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Dean Knopp and Shaun Knopp v. Jp Morgan Chase Bank N.A

August 31, 2012

DEAN KNOPP AND SHAUN KNOPP,
PLAINTIFFS,
v.
JP MORGAN CHASE BANK N.A., QUALITY LOAN SERVICE CORP., AND DOES 1-50 INCLUSIVE,
DEFENDANTS.



ORDER ON PLAINTIFF'S MOTION FOR TEMPORARY RESTRAINING ORDER (Doc. Nos. 2,3)

This case stems from a mortgage obtained by Plaintiffs Dean Knopp and Shaun Knopp (collectively "Knopp") for real property located in Moccasin, California. Knopp obtained the mortgage from Washington Mutual. Defendants are attempting to foreclose on the real property. In response, Knopp has filed this action and is proceeding pro se. Knopp alleges violations of the 12 U.S.C. § 226, 12 U.S.C. § 2605, 12 U.S.C. § 1821, fraud, UCC Art. 3, quiet title, declaratory and injunctive relief, intentional and negligent infliction of emotional distress, and California Business & Professions Code § 17200. Currently pending before the Court is Knopp's ex parte application for a temporary restraining order. For the reasons that follow, the Court will grant Knopp's motion and set a briefing schedule for a preliminary injunction.

ALLEGATIONS & BACKGROUND From the verified complaint, Knopp obtained a construction/roll over loan from Washington Mutual Bank on July 26, 2006, for real property located at 14600 Moccasin Ranch Road, Moccasin, California 95347 ("the Property"). A Deed of Trust was issued that identified Washington Mutual as the lender and beneficiary, California Reconveyance Company as the Trustee, and Plaintiffs (along with Peggy Knopp) as the borrowers.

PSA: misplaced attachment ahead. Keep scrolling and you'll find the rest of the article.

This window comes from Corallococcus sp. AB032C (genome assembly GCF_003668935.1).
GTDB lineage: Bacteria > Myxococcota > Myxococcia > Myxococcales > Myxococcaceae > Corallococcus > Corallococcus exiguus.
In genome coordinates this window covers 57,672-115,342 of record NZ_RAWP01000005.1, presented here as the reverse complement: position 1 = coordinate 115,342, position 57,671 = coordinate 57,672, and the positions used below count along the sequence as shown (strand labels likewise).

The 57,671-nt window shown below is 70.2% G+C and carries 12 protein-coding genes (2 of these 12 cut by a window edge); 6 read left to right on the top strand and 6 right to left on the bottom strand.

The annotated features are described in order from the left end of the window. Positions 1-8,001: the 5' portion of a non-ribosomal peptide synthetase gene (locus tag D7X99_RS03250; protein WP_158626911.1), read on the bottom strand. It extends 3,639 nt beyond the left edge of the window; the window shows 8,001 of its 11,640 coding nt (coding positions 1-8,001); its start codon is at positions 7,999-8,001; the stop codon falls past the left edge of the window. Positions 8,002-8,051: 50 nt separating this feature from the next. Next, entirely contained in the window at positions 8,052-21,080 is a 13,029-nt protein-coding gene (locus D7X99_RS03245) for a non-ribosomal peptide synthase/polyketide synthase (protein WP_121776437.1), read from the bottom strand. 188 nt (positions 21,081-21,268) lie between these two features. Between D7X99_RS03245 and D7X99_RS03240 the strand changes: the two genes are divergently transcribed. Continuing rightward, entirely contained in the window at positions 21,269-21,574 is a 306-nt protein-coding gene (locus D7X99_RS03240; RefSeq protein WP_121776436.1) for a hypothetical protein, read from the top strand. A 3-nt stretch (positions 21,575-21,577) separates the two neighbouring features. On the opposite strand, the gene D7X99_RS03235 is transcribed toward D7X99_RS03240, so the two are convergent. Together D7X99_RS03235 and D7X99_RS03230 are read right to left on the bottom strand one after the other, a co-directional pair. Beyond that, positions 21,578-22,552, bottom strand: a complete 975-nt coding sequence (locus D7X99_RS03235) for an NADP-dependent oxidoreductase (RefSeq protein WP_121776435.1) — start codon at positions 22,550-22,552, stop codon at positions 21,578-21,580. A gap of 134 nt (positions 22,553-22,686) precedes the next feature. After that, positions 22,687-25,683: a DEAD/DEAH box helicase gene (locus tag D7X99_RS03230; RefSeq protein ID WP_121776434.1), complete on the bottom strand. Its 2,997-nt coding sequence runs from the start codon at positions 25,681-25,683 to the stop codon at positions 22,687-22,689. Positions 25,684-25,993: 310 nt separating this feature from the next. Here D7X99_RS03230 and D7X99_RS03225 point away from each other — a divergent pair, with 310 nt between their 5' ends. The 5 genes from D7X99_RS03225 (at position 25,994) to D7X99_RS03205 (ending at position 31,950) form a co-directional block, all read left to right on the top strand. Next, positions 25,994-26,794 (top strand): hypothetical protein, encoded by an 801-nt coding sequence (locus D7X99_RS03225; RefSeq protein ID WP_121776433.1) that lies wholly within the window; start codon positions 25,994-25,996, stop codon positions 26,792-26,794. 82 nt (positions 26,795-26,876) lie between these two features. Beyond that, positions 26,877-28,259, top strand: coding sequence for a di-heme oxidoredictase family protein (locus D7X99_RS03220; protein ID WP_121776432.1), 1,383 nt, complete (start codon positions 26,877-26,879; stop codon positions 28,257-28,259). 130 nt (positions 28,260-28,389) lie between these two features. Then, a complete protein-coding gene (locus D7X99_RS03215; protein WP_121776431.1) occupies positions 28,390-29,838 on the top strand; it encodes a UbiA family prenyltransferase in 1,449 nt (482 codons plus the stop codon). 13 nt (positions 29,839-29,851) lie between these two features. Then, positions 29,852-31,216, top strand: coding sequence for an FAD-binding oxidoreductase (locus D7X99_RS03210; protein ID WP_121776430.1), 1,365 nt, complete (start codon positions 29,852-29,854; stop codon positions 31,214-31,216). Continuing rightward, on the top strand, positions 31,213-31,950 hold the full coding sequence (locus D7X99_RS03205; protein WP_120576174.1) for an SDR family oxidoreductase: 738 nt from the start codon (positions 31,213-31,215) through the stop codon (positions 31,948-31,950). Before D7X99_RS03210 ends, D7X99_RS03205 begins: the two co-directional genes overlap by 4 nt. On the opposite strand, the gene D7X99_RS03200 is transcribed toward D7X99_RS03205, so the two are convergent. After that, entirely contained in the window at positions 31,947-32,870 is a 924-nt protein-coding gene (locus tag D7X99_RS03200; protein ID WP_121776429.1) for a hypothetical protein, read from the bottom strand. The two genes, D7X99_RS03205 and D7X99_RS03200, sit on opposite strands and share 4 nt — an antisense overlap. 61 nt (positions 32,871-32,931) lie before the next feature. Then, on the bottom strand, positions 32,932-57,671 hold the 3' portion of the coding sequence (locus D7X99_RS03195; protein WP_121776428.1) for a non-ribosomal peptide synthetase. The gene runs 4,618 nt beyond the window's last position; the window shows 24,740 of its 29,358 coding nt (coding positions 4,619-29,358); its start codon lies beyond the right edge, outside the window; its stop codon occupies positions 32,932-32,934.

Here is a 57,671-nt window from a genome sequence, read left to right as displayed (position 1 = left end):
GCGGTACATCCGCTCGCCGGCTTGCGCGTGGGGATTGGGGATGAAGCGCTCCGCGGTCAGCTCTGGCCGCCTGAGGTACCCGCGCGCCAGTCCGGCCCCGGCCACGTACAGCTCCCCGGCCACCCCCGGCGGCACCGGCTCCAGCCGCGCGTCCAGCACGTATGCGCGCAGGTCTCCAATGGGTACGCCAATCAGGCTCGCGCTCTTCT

Plaintiffs are informed and believe that, between August 1, 2006, and August 30, 2006, Washington Mutual transferred the Knopp's note to Washington Mutual Mortgage Securities Corporation. The note was then sold to an investment trust and became part of, or was subject to, a Loan Pool, a Pooling and Servicing Agreement, a Collateralized Debt Obligation, a Mortgage-Backed Security, a Mortgage Pass-Through Certificate, a Credit Default Swap, an Investment Trust, and/or a Special Purpose Vehicle. The security is identified with a Standard & Poors CUSIP number and Pool Number. Thereafter, Washington Mutual acted solely as a servicer of the loan, and was neither the lender nor the beneficiary after August 30, 2006.